I seem to have exited my summer modeling doldrums a few months early and tackled a few projects on the layout. The most exciting of which is the installation of a telephone system. It turns out, this can relatively simply. I read online that all you need is a 9-volt battery and a 300-ohm resistor. This will allow you to pickup the phones and talk. Unfortunately making them ring requires 90 volts 20-cycles AC current.
As of right now I have four phones, one at my desk, which will be the Altoona dispatcher. Another is at Altoona yard and serves Alto Tower. The next is at Gallitzin and serves AR tower. The final phone is in Johnstown and serves both J and SF towers. J Tower controls the main interlocking at the throat of Johnstown yard and SF Tower controls the interchange with the South Fork Branch.
Given the railorad will be operated via time table and train order, the dispatcher can relay order to the towers, who in turn pass them to the train crews. Just like the real thing. Of course, this means I will need a large operating group. Any volunteers?
To actually build the phone system, I used a buck converter to step the power from the lighting power supply down to nine volts, added a resister and soldered some two-connector phone wire to it. I crimped an RJ-11 plug on the other end, connected various spliters and ran lines. This essentially gives me an old-fashioned party line, which is certainly period appropriate. As mentioned above, I can't make the phones ring, so I will have to devise some system so the towermen and dispatcher know to answer the phone.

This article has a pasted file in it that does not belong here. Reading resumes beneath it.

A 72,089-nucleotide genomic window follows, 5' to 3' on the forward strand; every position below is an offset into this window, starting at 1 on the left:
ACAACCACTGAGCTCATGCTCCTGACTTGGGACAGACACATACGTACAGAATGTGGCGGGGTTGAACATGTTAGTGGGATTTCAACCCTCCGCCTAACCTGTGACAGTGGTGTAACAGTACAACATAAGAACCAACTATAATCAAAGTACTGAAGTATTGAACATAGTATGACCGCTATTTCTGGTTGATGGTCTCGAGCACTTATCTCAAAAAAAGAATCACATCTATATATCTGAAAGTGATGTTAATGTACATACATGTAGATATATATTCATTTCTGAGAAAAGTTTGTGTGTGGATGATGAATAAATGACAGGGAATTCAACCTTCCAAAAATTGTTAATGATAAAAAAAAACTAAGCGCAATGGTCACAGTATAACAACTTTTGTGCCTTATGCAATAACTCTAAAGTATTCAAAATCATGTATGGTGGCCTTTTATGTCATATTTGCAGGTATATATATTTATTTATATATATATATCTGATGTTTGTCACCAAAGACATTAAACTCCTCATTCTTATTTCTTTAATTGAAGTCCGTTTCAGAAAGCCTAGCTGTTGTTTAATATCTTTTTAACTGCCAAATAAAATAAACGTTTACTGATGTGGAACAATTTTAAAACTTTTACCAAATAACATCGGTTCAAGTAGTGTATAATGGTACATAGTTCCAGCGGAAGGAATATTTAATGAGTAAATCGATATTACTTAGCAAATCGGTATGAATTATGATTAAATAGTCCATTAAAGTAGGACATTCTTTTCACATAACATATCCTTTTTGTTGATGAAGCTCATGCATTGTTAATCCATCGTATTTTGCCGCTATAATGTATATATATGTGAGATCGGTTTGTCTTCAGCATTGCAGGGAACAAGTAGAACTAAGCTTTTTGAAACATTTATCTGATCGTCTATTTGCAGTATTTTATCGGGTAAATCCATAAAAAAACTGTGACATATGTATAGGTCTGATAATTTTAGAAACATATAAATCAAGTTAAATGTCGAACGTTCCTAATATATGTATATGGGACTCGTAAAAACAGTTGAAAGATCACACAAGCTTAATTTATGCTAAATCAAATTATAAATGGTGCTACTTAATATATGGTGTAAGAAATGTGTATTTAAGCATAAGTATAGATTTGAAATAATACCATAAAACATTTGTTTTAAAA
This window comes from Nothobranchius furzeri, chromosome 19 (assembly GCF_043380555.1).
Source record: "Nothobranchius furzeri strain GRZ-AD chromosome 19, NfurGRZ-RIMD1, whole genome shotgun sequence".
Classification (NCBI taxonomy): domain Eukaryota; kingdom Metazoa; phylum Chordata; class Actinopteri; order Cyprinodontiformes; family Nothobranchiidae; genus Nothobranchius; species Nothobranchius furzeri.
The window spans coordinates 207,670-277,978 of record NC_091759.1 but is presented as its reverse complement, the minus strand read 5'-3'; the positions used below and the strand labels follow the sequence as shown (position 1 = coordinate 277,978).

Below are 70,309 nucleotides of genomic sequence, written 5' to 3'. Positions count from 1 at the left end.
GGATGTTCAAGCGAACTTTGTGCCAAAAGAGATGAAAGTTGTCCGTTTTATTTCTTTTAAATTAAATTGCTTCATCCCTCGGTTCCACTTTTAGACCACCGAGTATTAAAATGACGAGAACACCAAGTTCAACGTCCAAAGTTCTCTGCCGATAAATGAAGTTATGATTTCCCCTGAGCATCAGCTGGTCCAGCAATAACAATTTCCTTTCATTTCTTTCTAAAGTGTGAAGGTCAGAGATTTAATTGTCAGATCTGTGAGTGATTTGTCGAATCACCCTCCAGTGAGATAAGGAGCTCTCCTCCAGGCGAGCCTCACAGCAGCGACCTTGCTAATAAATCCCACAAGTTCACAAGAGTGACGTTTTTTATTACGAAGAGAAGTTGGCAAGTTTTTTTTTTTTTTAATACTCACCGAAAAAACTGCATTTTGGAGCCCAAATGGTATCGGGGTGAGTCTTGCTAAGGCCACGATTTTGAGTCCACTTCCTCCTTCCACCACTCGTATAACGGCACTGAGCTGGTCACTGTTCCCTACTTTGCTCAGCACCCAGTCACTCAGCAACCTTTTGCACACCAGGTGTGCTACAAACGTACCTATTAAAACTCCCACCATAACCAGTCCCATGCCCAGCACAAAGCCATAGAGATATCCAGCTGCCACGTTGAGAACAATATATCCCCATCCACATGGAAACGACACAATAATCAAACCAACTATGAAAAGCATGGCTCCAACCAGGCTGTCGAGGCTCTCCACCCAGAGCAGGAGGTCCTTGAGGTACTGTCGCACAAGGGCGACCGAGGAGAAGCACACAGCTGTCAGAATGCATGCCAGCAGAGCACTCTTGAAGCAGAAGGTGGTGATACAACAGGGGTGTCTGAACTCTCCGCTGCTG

Basic telephony isn't the only thing I've been up to lately. In Johnstown, I went ahead and stained the rocks and planted trees on the small ridge between the main line and South Fork Branch. I also ballasted the main line and did a bit of landscaping.
FOr the brickwork, I used my usual trick of coating it with cheap grey poster paint and wiping most of it off to fill in the mortar lines. After that, it was weather wash, decals,the first round of clear flat finish, chalks and a finally round of clear flat finish. I'm quite happy with how he building turned out. It looks right at home in this part of Pennsylvania. Although the name Water Street seems a tad inappropriate for Johnstown. This will look perfect with a bunch of PRR merchendise service box cars nextto it.